Incredible Incrediball!

Crazy weather. After two days of record setting warmth we have been plunged back to into the depths of winter tonight with a wet snowstorm covering the landscape. Yesterday the temperature reached a toasty 77° on our New Hampshire Seacoast, a record for the books!  Of course, the ground was still frozen solid with piles of snow everywhere, but it was warm enough for mister gardener and me to take our meals outside for two days without coats….or sweaters!

Yesterday was also a good day to do a little yard work. Too soon for cleaning up borders but perfect time for pruning our 3-yr. old hydrangea arborescens ‘Incrediball’ shrubs. I left the flower heads on the shrub for visual interest in the fall, but they had become frazzled from winter weather.

The ‘Incrediball’ is an improvement of the old favorite ‘Annabelle’ hydrangea or the smooth leaf hydrangea because the stems are sturdier and the white blooms are much larger. (I am withholding judgement for one more season) Because it blooms on new wood, pruning can be done anytime from from the first frost to late winter so now, on this warm winter day, I chose to prune these shrubs.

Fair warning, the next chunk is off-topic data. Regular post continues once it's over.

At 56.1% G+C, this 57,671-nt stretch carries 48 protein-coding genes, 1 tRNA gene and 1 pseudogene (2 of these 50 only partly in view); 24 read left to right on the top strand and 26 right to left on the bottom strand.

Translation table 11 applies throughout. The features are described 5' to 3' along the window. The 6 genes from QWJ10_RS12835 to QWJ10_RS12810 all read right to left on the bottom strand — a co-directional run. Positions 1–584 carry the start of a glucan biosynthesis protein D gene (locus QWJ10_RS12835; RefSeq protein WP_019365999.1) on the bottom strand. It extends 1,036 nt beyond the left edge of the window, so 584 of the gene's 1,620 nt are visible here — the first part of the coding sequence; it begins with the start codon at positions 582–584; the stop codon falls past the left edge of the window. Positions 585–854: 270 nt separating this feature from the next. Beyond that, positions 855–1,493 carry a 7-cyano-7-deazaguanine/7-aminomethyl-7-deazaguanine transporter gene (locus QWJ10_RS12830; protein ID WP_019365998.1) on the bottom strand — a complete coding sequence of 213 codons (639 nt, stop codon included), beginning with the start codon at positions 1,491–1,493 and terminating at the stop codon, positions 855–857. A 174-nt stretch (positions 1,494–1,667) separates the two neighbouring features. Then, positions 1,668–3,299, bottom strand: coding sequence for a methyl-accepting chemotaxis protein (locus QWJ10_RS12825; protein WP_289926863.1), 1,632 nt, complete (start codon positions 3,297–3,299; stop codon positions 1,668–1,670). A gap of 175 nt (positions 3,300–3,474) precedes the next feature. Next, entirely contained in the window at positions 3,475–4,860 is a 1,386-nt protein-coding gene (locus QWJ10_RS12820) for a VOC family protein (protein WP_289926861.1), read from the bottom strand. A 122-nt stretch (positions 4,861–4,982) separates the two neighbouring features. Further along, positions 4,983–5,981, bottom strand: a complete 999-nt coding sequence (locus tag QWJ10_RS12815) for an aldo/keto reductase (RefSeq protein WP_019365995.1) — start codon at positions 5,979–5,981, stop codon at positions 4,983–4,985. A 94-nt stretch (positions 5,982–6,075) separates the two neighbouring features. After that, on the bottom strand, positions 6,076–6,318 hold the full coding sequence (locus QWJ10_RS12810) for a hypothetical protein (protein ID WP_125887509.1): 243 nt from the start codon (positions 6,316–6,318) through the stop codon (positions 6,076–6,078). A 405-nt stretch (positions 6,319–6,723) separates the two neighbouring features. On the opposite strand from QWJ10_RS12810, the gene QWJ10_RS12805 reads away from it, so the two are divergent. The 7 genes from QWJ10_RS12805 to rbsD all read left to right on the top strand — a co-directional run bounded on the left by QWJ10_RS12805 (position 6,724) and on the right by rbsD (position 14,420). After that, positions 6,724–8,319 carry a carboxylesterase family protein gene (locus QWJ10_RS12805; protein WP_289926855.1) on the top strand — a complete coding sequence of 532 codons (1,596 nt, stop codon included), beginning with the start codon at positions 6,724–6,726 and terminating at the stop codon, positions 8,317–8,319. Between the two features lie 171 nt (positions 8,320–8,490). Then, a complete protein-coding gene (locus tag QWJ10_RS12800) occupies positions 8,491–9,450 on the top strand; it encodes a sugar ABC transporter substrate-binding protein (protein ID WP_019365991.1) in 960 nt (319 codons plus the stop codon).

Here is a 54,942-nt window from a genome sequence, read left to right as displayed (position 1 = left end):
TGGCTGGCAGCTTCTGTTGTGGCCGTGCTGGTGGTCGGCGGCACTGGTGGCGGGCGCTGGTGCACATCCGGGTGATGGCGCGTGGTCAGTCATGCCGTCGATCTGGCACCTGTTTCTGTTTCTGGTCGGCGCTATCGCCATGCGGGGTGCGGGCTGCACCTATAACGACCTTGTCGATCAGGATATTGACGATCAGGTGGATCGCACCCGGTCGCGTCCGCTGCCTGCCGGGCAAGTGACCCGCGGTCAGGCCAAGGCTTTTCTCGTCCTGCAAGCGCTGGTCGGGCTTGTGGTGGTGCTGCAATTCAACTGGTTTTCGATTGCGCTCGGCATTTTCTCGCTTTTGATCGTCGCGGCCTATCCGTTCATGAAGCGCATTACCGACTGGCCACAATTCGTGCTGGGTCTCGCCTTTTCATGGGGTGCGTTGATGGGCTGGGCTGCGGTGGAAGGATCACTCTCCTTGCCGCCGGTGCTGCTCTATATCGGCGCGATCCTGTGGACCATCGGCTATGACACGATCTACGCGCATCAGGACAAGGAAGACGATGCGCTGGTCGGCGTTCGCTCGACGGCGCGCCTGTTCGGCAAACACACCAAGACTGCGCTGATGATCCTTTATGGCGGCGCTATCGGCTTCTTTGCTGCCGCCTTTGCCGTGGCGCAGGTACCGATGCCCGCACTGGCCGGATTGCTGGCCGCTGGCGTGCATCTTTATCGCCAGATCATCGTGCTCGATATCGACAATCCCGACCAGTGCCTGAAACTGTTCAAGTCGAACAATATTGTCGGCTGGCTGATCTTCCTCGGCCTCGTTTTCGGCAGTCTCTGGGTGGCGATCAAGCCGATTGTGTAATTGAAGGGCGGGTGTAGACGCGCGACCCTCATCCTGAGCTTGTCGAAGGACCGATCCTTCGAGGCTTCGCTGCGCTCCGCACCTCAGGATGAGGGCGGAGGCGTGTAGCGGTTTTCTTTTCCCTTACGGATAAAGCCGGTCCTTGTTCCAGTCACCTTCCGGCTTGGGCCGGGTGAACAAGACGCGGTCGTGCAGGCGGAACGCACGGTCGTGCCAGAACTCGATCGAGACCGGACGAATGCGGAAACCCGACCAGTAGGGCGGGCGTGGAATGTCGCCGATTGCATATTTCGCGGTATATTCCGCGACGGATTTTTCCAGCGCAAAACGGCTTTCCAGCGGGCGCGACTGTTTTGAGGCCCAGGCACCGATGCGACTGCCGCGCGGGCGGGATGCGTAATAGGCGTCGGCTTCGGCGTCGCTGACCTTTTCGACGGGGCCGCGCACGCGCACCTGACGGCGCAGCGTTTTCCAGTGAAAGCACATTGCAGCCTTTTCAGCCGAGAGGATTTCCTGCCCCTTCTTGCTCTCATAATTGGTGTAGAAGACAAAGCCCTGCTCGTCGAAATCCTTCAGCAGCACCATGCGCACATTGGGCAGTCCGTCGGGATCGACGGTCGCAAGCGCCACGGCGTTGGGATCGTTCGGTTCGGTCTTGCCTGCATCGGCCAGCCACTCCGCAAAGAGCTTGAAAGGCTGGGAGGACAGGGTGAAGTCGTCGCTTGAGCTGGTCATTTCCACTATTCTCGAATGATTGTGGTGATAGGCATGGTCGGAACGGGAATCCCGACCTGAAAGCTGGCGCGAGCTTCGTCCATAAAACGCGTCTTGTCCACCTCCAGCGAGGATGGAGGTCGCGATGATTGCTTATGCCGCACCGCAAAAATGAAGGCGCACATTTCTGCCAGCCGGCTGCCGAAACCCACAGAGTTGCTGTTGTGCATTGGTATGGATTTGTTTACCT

I removed sick, dead, and crossed branches and shaped the shrub a little. Some experts advised cutting ‘Incrediball’ to the ground but I chose to leave about 2′. I cut out many of tiny branches, leaving the sturdier branches for support.


Looking at the same shrub through our screened window this afternoon, a whole different scene greeted us. It’s 27° now and that’s okay because it’s winter in New Hampshire and this is our norm. The unusual 77° we experienced yesterday was an anomaly but a sweet hint of spring, a gift that we greatly appreciated.



8 thoughts on “Incredible Incrediball!

    • It’s been two seasons and I’m under-impressed so far by the shrub. The flower heads are huge and heavy and do droop in heavy rains. Hoping the stems are sturdier as it enters the 3rd growing season.

      Liked by 1 person

      • Some of the hype is justified. I thought that it was nice that they brought back flowering quince. I just do not want to be the first to try something new. I prefer the classics.

        Liked by 1 person

      • Thornless?! I did not know quinces were supposed to by thorny. They were not common here in our mild climate, and the most common one with the bright orangish pink flowers lacked thorns. Although I liked the color, I sort of thought that flowering quinces should look more frou frou, with lighter pink flowers like apple blossoms. Regardless, they are all classics.

        Liked by 1 person

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